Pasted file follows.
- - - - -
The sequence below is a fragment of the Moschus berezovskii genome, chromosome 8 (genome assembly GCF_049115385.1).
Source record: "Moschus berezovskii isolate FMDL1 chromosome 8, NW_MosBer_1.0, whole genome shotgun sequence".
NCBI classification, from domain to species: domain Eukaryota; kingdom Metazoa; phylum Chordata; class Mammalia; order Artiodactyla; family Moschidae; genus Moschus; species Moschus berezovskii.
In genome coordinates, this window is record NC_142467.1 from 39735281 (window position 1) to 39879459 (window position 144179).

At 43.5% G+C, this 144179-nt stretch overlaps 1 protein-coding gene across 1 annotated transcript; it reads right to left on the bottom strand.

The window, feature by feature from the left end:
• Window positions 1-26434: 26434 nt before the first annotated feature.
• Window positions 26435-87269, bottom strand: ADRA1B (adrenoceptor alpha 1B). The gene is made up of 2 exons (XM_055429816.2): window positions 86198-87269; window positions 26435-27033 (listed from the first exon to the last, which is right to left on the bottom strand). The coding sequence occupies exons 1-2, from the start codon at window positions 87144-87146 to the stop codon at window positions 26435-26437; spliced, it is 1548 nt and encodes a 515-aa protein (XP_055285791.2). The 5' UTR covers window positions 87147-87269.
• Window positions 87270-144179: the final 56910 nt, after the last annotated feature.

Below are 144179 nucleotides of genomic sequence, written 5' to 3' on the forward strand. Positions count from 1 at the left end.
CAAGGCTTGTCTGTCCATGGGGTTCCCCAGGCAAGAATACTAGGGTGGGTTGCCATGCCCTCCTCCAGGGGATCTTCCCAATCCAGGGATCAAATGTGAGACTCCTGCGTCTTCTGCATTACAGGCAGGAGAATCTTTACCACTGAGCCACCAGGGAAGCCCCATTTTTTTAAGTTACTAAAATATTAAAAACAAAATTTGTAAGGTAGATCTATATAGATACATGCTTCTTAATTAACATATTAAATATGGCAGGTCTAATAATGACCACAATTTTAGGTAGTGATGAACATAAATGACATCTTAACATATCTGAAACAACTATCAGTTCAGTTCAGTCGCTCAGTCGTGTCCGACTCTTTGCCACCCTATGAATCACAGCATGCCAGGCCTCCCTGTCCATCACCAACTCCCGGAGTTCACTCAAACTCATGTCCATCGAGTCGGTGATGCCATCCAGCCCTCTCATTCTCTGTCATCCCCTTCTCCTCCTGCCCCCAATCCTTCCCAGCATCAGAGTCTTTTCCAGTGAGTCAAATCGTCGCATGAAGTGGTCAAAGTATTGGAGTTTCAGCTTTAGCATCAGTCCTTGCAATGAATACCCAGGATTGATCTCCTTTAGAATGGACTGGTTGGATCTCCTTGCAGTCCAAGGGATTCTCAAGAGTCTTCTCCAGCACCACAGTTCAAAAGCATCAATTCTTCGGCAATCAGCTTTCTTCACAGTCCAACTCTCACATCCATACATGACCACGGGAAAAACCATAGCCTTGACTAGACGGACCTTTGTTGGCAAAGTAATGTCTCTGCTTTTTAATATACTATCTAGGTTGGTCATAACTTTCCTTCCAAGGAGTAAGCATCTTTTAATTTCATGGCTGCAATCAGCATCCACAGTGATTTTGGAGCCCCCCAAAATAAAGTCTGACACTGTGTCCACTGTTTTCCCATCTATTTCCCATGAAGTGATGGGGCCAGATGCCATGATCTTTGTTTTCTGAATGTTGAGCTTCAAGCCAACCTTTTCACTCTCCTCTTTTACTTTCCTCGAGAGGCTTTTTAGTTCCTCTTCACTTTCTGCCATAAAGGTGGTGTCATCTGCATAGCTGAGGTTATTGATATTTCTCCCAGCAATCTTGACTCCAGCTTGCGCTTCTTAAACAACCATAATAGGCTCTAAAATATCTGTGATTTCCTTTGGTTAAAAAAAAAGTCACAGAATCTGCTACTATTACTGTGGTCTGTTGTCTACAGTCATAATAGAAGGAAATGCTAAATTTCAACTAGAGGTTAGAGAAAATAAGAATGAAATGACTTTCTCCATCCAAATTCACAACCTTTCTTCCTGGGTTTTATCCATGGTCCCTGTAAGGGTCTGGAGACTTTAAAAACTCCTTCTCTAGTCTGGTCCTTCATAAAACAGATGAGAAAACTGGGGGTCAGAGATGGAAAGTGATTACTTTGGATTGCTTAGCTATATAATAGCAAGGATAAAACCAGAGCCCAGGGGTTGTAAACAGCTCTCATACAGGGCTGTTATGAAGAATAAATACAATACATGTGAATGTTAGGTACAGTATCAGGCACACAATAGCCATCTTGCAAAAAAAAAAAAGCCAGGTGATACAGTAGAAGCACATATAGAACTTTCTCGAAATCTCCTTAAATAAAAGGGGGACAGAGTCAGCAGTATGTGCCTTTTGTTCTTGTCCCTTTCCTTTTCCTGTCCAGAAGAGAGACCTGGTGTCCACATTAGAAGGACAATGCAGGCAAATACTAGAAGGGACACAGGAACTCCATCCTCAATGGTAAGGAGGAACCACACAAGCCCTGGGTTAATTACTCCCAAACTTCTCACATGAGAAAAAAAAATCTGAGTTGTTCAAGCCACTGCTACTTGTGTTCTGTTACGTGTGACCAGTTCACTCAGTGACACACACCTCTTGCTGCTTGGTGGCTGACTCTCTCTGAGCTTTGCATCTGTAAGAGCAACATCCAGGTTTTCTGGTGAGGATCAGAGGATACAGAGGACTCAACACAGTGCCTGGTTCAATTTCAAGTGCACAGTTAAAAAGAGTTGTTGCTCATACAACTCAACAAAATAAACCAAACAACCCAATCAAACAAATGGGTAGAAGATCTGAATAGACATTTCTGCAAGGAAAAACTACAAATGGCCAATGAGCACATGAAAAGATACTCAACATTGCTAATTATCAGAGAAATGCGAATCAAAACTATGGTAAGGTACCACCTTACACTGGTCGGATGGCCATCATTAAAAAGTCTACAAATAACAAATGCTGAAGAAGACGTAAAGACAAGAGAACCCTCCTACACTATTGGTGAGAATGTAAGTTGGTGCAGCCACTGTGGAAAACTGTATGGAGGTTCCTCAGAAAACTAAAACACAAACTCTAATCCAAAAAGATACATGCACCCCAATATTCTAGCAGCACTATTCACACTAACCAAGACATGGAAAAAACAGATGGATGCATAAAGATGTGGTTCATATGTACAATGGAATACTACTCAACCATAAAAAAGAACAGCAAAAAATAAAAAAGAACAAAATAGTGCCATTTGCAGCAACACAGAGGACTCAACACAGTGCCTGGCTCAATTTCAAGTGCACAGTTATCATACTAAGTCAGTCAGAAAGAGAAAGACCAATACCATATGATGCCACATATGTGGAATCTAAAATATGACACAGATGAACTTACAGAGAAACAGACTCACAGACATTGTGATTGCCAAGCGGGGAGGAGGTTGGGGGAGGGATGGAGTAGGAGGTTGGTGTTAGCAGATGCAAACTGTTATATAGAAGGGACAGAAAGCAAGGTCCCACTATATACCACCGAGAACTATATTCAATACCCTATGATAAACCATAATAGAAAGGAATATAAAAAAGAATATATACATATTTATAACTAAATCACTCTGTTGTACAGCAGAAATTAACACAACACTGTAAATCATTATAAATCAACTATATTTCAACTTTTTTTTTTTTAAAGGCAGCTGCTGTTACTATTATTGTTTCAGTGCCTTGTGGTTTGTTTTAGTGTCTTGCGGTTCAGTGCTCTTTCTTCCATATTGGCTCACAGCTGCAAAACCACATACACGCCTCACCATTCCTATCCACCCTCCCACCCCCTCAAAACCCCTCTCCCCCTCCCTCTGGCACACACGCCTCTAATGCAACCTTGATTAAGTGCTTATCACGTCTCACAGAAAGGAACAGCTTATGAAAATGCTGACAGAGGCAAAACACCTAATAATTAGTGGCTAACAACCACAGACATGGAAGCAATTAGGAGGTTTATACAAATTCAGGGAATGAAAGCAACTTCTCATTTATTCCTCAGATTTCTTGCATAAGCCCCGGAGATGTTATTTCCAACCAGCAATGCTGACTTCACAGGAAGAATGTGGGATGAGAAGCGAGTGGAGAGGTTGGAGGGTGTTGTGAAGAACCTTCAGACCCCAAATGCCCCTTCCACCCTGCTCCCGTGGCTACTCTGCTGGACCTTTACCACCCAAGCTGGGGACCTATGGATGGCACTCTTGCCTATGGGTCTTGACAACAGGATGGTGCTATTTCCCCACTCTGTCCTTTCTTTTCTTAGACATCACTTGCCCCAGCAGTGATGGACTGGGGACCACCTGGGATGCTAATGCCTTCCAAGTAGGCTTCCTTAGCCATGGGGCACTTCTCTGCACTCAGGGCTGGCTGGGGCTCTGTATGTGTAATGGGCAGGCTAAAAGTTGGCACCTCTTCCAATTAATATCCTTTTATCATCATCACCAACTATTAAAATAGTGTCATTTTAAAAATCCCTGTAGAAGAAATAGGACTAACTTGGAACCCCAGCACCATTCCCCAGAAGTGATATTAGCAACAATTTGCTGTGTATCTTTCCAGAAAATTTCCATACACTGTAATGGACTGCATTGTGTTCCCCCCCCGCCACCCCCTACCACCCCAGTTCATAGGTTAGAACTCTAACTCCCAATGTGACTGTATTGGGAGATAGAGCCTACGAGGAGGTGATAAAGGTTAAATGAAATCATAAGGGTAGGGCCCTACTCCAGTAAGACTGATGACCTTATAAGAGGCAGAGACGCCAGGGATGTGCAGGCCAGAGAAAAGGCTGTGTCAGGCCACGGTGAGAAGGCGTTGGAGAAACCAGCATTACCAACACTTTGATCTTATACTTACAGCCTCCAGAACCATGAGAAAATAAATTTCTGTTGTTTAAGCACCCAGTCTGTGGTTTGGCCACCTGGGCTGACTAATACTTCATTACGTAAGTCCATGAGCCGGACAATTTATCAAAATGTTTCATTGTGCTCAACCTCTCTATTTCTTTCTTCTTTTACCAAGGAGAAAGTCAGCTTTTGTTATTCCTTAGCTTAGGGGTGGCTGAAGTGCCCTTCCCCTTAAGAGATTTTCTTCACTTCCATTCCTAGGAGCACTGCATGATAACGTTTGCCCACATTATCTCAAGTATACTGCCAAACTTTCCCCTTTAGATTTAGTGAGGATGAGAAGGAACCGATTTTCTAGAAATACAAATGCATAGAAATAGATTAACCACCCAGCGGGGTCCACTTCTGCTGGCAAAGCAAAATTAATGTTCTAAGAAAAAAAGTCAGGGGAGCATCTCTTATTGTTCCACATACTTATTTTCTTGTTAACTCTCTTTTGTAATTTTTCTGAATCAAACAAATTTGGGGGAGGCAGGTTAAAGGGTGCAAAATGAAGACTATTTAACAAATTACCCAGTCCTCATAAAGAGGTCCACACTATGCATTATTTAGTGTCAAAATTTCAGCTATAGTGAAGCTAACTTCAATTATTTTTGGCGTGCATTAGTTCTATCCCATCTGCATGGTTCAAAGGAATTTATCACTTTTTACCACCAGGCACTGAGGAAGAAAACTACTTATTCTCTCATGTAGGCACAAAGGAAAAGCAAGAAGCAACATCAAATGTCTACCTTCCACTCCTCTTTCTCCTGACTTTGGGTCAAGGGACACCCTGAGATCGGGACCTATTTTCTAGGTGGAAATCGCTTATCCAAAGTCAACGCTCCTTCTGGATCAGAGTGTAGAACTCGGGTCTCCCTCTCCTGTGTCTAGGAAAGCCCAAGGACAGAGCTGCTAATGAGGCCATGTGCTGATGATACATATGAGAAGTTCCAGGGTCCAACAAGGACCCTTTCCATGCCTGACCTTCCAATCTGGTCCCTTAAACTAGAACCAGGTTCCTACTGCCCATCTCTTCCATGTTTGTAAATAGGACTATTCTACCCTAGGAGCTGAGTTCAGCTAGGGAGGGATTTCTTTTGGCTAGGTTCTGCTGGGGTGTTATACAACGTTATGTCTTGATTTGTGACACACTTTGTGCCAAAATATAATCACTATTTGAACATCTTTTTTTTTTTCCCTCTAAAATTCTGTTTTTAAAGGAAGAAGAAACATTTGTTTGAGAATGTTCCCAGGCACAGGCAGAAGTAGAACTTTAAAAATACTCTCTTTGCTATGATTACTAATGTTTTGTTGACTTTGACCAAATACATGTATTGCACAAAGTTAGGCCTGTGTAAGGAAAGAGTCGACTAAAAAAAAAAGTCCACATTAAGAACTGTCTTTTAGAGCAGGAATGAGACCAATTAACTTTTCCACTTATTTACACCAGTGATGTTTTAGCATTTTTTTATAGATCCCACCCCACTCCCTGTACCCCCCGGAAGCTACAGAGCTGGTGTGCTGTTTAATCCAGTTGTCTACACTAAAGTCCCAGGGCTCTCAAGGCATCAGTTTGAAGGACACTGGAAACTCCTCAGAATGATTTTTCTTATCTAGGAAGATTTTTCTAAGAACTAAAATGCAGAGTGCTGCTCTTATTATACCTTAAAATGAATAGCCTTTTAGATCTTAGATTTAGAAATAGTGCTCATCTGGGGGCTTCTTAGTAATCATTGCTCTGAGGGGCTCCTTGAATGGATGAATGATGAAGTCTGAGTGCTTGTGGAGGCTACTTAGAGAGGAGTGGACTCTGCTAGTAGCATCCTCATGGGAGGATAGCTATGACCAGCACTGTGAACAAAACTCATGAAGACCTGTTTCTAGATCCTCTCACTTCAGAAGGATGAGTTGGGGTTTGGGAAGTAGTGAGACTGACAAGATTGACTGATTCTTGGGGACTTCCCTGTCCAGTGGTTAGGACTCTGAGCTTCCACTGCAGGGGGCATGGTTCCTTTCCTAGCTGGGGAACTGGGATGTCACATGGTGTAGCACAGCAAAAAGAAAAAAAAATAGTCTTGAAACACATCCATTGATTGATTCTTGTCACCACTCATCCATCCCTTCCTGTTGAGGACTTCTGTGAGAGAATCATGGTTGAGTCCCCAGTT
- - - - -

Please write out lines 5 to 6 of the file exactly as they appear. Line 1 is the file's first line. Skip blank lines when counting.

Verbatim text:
At 43.5% G+C, this 144179-nt stretch overlaps 1 protein-coding gene across 1 annotated transcript; it reads right to left on the bottom strand.

The window, feature by feature from the left end: